Glenn Kishi (with his wife Dawna, son Nathan and daughter Marissa) was inducted to the Richmond Sports Wall of Fame in 2017.
Photo by Chung Chow
Kishi counts his blessings, each and every day
By Don Fennell
Published 4:15 PST, Wed November 13, 2019
Last Updated: 2:13 PDT, Wed May 12, 2021
Glenn Kishi is a disciple of The Golden Rule “Do unto others as you would have them do unto you.”
At 63, the lifelong Richmondite has endured the breadth of life’s peaks and valleys, all the while maintaining an irresistible optimism.
“I guess my passion is simply being a good person,” he explains. “I look at myself as a great son, brother, husband, friend, father, grandfather, neighbour and community person—just doing things right.”
After a major health scare while on vacation a few years ago, Kishi never fails to count his blessings.
“I am fortunate to be alive. Every day is a blessing. I will continue to live each day the same way and try not to miss out on opportunities. Life is too short, so make the best of what you have and what you do with it.”
For Kishi, that includes continuing to raise much-needed funds for Feed-U-Cate 38, and help feed hungry kids in our schools. It’s a cause he initiated and that remains close to his heart.
Kishi has dedicated much of his life to education, the majority of that as a teacher and administrator in the Richmond School District. Before retiring, he wanted to do something to help students and staff.
“I knew some schools were feeding hungry students in the morning and at lunch, who came to school without having anything to eat,” he says. “How could students learn when their stomachs were empty?”
Knowing that all of these schools were doing this on their own with volunteers, and also raising funds to purchase the food, he concluded he could help by at least raising the money for the latter.
“I had done many fundraisers when I was in schools, so I knew this would be no problem,” he says. “I called a meeting of students, teachers and administrators and told them my plans. They all agreed this was a good idea.”
From there, a name, logo and plans to raise the funds were established. Kishi’s job was to get the word out
to the community, a responsibility he took seriously. The reality of the situation shocked many in the community, leading several groups and individuals to step up to help. But with the need continuing, the issue remains a priority.
Calling his parents his biggest role models, Kishi says they were great examples of how to be helpful and giving. Along the way, many teaching and coaching peers have also made a difference in his life.
“I hope that I am an extension of all their work put together,” he says.
His wife Dawna, of course, has a special place.
“She has been my rock through my most recent health issue, and I love her more than ever.”
Growing up, Kishi was always bigger than most of his friends—though by today’s standards that would be considered quite small. It ultimately led him to find a place in the sporting realm, for which he is forever grateful.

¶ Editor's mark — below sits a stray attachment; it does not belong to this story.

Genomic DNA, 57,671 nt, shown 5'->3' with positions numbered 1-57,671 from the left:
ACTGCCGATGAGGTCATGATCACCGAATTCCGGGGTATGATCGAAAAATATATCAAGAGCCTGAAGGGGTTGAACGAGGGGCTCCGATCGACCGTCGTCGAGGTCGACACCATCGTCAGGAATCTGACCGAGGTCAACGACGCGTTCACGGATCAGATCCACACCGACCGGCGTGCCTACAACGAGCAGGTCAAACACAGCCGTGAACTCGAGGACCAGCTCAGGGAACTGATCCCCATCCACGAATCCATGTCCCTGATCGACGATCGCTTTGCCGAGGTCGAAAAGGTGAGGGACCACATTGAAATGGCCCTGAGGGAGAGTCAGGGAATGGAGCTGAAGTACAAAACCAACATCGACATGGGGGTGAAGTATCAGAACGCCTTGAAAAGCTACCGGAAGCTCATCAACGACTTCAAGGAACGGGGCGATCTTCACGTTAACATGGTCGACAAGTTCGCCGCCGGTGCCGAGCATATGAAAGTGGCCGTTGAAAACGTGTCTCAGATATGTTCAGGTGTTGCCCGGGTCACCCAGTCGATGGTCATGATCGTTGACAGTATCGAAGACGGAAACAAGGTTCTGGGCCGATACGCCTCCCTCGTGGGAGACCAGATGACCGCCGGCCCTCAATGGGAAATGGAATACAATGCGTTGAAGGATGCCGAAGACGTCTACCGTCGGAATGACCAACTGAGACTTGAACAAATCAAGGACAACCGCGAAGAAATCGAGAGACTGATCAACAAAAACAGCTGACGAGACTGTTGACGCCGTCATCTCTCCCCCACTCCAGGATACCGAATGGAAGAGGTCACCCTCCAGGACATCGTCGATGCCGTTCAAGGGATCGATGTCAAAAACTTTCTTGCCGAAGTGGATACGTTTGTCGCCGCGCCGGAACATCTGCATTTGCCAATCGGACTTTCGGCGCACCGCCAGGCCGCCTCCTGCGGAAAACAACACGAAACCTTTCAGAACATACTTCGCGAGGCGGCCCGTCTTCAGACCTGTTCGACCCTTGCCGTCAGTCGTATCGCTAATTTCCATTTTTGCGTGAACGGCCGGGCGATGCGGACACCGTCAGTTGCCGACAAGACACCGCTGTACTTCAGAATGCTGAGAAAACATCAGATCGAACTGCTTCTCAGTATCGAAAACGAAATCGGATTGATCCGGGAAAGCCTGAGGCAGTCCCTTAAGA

“I did not start playing any organized sport until Grade 4, when I started playing minor football,” he explains. ”(But) for me, being involved in team sports was the best thing. Playing on a team was important, and being a good teammate a key component. Team sports, when coached right, is the best thing for kids as long as it’s fun too.”
Good teachers, who made learning fun, inspired Kishi to pursue a career in education. It became more than simply a job, but an enjoyable and fulfilling career. Had he not become a teacher, he says, he’d likely have entered a trade where he would have built or fixed things.
Seeing the students he taught, or athletes he coached, grow into responsible adults brings great joy.
“They have great families, jobs and are giving back to the community in many ways,” he says, wishing they could all reside where they grew up.
“Richmond was a great community to grow up and live in. I know it has change considerably since my childhood, but it is still a great place to live and raise your family. (But) you know, the world has changed. Steveston, and Richmond, used to be a small town where you didn’t have to lock your doors and you knew everyone. It would nice if home prices were at the level where our children could afford (it). This is a dream I have for my kids (Marissa and Nathan, and grandchildren Aiden and Brett).”
When he’s not spending time with family, Kishi is often out on the links. He enjoys playing golf because of his approach, one that helps him to relax.
“I enjoy the course, the companionship and the good shots during my round,” he says.
Ever the thinker, Kishi leaves the following thoughts to ponder:
“People don’t care how much you know, until they know how much you care.”
That sums up the principles of a man who has dedicated his life to the service of others.